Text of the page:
And secondly, what, in your view, is the nature of the change? Does the Church no longer have the Holy Spirit? Has the office of the keys been withdrawn? Is she no longer ‘the pillar and bulwark of the Truth’? Which of her marks (unity, holiness, catholicity, and apostolicity) no longer obtains?

    There is certainly something unique about the Apostolic age, but statements like that make me nervous. As the Confessions say, “the holy Church continues forever”.

  9. Tim,

    What about the ad hominem attacks by Othniel which he refuses to substantiate?

    Be careful to not lay all the blame at one door.

    And don’t expect to hear much from me anymore, because I, for one, distinctly remember reading an apology from your ‘antiseminarian.’

    Your description of her in your comment here has the definite feel of another ad hominem attack.

  10. Chaz – it was never my intention to attack anyone, ad hominem or otherwise. I have apologized for any hurt that I have caused as we sought to let the Word of God speak among us, and, as your brother in Christ, and per the command of our Lord, I would appreciate that forgiveness not be witheld, nor indeed that you would withdraw the hand of peace.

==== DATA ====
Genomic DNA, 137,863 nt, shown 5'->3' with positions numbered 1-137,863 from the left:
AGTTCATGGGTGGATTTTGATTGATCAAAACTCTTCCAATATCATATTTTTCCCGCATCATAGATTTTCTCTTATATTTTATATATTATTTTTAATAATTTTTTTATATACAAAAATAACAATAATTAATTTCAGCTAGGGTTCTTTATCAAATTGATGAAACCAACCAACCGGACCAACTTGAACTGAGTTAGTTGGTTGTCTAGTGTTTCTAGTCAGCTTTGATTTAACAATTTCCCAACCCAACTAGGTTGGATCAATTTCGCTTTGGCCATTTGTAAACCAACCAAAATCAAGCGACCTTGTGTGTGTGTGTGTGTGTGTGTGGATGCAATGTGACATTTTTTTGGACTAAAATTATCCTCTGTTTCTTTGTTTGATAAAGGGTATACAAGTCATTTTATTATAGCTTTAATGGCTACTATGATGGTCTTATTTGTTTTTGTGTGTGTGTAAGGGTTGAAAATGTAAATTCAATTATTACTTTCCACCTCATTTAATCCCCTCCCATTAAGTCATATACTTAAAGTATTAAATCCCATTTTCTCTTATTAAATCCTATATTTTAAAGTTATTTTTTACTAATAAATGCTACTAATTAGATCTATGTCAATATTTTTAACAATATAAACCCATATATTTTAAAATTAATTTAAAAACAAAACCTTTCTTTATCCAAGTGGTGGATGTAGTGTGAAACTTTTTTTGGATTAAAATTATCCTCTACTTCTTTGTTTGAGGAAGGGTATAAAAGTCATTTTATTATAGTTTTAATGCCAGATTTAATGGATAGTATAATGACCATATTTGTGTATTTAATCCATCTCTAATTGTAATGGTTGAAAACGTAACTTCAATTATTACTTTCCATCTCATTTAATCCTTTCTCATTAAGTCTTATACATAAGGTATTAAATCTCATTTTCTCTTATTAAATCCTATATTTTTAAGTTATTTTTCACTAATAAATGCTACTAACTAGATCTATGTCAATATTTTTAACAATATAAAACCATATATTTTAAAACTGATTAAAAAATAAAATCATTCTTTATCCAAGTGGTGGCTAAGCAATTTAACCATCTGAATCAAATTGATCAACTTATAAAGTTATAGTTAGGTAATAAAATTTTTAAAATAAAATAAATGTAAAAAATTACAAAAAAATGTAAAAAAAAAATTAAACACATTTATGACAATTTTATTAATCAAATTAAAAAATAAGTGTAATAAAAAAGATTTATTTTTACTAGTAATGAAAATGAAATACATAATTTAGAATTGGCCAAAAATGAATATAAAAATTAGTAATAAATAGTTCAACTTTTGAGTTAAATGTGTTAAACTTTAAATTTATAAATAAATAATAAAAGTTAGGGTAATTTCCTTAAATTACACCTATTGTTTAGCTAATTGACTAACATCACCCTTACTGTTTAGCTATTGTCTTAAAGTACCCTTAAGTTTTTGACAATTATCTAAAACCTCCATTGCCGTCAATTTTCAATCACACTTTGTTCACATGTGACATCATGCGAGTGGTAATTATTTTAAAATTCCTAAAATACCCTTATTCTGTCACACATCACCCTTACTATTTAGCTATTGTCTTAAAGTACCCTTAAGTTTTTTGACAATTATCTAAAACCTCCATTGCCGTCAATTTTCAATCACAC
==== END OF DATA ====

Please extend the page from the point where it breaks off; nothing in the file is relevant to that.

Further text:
I ask you not to depart from us. Even though we may disagree on some issues, you are a valuable contributor to the diaglogue which takes place here, and wa orthy member of the body of Christ who will be sorely missed in our online fellowship.


  11. Also, I would agree with Chris. Statements like:

    “It is pretty well held among us that the supernatural gifts given during the Apostolic age to the Apostles and others in the Church ceased with the publication of the Apostolic writings and their transfer to glory”

    do not seem to be either clear or substantiated by the Scripture and Confessions. What is meant by “supernatural gifts”? Faith? the Sacraments? Healing? Tongues? And how do we know which ones are or are not around.